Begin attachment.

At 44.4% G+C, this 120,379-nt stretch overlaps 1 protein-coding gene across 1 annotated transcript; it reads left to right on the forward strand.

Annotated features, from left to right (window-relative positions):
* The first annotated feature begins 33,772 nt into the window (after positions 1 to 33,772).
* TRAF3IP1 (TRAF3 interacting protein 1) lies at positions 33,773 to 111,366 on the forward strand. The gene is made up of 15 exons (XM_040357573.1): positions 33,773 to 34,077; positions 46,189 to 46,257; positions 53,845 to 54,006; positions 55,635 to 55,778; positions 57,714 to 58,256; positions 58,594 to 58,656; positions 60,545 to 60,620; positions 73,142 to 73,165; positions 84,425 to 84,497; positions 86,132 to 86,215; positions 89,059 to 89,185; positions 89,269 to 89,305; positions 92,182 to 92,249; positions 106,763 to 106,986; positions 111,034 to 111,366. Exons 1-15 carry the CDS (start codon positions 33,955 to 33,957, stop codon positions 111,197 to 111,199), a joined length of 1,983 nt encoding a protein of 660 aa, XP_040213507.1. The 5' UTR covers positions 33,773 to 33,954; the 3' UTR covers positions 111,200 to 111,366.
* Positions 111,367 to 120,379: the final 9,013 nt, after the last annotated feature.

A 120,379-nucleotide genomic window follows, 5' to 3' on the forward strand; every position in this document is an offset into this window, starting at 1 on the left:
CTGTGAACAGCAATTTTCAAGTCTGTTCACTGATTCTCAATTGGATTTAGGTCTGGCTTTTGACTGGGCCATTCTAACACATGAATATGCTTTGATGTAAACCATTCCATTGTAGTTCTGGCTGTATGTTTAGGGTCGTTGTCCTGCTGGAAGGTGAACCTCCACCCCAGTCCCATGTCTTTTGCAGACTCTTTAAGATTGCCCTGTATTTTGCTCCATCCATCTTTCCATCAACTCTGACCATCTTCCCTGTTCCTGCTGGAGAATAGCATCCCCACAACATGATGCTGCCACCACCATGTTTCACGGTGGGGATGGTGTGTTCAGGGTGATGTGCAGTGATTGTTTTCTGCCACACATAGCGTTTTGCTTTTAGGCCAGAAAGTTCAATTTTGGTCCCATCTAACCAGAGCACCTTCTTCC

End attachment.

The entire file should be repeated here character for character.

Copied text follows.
At 44.4% G+C, this 120,379-nt stretch overlaps 1 protein-coding gene across 1 annotated transcript; it reads left to right on the forward strand.

Annotated features, from left to right (window-relative positions):
* The first annotated feature begins 33,772 nt into the window (after positions 1 to 33,772).
* TRAF3IP1 (TRAF3 interacting protein 1) lies at positions 33,773 to 111,366 on the forward strand. The gene is made up of 15 exons (XM_040357573.1): positions 33,773 to 34,077; positions 46,189 to 46,257; positions 53,845 to 54,006; positions 55,635 to 55,778; positions 57,714 to 58,256; positions 58,594 to 58,656; positions 60,545 to 60,620; positions 73,142 to 73,165; positions 84,425 to 84,497; positions 86,132 to 86,215; positions 89,059 to 89,185; positions 89,269 to 89,305; positions 92,182 to 92,249; positions 106,763 to 106,986; positions 111,034 to 111,366. Exons 1-15 carry the CDS (start codon positions 33,955 to 33,957, stop codon positions 111,197 to 111,199), a joined length of 1,983 nt encoding a protein of 660 aa, XP_040213507.1. The 5' UTR covers positions 33,773 to 33,954; the 3' UTR covers positions 111,200 to 111,366.
* Positions 111,367 to 120,379: the final 9,013 nt, after the last annotated feature.

A 120,379-nucleotide genomic window follows, 5' to 3' on the forward strand; every position in this document is an offset into this window, starting at 1 on the left:
CTGTGAACAGCAATTTTCAAGTCTGTTCACTGATTCTCAATTGGATTTAGGTCTGGCTTTTGACTGGGCCATTCTAACACATGAATATGCTTTGATGTAAACCATTCCATTGTAGTTCTGGCTGTATGTTTAGGGTCGTTGTCCTGCTGGAAGGTGAACCTCCACCCCAGTCCCATGTCTTTTGCAGACTCTTTAAGATTGCCCTGTATTTTGCTCCATCCATCTTTCCATCAACTCTGACCATCTTCCCTGTTCCTGCTGGAGAATAGCATCCCCACAACATGATGCTGCCACCACCATGTTTCACGGTGGGGATGGTGTGTTCAGGGTGATGTGCAGTGATTGTTTTCTGCCACACATAGCGTTTTGCTTTTAGGCCAGAAAGTTCAATTTTGGTCCCATCTAACCAGAGCACCTTCTTCC